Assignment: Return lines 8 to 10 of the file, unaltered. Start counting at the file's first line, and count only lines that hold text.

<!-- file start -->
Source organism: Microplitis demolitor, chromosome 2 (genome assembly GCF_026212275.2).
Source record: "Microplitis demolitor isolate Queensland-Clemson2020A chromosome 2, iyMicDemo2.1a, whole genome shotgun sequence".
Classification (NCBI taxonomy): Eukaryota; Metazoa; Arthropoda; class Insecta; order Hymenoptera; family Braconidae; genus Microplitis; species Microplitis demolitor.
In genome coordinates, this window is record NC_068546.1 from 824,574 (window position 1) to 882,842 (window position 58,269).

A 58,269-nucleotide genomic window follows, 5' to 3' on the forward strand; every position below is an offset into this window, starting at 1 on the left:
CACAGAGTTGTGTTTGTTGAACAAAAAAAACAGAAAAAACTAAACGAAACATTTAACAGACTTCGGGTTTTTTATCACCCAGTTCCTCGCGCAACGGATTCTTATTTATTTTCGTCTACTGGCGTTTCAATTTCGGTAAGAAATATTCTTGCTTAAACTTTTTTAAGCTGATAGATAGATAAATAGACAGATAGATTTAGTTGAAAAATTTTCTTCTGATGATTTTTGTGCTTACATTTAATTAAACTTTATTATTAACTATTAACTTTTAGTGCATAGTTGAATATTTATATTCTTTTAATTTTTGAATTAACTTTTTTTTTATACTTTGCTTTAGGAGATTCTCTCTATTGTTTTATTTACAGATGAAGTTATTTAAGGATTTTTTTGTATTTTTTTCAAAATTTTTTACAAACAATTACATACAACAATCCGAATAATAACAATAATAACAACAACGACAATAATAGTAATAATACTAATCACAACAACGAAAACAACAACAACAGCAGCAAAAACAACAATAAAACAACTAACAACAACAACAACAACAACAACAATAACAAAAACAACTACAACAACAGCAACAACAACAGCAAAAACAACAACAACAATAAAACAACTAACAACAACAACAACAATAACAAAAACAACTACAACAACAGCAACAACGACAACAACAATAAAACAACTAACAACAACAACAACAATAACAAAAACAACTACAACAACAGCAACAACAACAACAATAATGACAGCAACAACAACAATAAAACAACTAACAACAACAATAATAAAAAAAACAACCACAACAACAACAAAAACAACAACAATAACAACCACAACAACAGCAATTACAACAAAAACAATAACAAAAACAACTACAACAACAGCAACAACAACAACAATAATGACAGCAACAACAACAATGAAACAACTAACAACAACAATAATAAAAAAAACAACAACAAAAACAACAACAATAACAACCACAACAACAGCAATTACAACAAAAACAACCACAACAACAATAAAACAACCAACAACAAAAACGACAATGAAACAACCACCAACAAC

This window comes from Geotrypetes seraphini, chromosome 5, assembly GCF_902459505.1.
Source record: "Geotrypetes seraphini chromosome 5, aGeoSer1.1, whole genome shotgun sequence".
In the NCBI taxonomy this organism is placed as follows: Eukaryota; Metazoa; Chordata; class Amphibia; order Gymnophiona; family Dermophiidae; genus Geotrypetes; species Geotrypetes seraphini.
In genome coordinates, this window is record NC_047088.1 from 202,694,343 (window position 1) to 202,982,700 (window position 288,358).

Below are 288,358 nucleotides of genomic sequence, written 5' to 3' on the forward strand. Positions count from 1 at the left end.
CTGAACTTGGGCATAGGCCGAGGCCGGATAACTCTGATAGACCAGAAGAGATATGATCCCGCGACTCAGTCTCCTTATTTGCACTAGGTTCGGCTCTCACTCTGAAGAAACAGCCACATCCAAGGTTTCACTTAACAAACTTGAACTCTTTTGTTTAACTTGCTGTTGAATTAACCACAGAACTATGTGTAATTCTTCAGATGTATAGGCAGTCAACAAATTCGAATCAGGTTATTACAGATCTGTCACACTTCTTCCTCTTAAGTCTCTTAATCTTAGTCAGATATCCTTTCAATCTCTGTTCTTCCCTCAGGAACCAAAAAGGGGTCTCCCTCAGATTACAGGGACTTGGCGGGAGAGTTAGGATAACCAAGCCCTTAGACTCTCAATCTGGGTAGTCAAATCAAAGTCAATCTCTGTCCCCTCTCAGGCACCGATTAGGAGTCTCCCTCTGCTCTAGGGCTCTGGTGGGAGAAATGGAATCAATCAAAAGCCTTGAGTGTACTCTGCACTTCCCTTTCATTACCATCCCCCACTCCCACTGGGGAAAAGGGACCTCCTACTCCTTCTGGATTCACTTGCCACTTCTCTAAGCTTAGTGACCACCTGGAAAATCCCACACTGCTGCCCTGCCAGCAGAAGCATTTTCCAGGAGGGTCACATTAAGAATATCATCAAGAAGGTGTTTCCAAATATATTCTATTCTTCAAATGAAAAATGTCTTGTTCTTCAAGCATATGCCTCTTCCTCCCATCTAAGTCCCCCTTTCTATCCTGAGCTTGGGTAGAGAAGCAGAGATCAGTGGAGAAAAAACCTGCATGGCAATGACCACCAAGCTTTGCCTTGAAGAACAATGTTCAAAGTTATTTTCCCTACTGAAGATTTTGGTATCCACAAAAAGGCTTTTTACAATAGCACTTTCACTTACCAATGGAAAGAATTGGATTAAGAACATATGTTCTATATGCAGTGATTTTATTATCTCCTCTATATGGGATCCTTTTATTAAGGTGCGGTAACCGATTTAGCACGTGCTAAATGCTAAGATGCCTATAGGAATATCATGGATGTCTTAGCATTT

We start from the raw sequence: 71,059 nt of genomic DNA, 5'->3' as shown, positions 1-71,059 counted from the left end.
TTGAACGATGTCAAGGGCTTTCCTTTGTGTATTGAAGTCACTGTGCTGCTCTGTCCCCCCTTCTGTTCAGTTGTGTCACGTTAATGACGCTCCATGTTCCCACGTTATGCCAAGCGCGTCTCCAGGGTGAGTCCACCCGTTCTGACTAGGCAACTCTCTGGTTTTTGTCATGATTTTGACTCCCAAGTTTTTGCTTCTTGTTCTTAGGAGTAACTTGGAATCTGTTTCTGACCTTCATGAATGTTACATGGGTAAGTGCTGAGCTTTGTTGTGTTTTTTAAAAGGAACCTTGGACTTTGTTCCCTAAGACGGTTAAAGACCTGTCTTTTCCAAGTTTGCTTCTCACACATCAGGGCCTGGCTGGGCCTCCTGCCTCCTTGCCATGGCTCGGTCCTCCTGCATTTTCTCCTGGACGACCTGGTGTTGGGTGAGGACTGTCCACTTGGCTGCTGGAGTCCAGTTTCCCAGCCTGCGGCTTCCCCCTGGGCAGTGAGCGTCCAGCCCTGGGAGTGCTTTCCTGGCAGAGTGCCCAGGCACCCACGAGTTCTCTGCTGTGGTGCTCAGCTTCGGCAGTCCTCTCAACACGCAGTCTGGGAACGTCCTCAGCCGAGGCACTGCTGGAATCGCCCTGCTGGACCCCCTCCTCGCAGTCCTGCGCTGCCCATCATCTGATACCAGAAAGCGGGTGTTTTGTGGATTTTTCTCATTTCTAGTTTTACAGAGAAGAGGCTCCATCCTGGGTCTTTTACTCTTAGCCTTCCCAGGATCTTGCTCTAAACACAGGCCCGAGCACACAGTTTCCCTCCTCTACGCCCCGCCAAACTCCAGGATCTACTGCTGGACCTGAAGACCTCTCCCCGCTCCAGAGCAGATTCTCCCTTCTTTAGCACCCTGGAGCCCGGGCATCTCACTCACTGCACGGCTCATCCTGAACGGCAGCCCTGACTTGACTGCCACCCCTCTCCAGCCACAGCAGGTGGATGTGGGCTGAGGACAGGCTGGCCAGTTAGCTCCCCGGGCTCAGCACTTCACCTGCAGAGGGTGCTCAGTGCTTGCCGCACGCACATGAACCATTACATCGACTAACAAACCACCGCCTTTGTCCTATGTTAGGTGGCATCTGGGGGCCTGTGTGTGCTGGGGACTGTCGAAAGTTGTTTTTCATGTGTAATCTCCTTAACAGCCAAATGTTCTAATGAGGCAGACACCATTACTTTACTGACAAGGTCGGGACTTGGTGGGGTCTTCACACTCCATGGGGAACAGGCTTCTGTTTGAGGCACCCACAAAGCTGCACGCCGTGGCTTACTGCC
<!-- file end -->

Source record: "Geotrypetes seraphini chromosome 5, aGeoSer1.1, whole genome shotgun sequence".
In the NCBI taxonomy this organism is placed as follows: Eukaryota; Metazoa; Chordata; class Amphibia; order Gymnophiona; family Dermophiidae; genus Geotrypetes; species Geotrypetes seraphini.
In genome coordinates, this window is record NC_047088.1 from 202,694,343 (window position 1) to 202,982,700 (window position 288,358).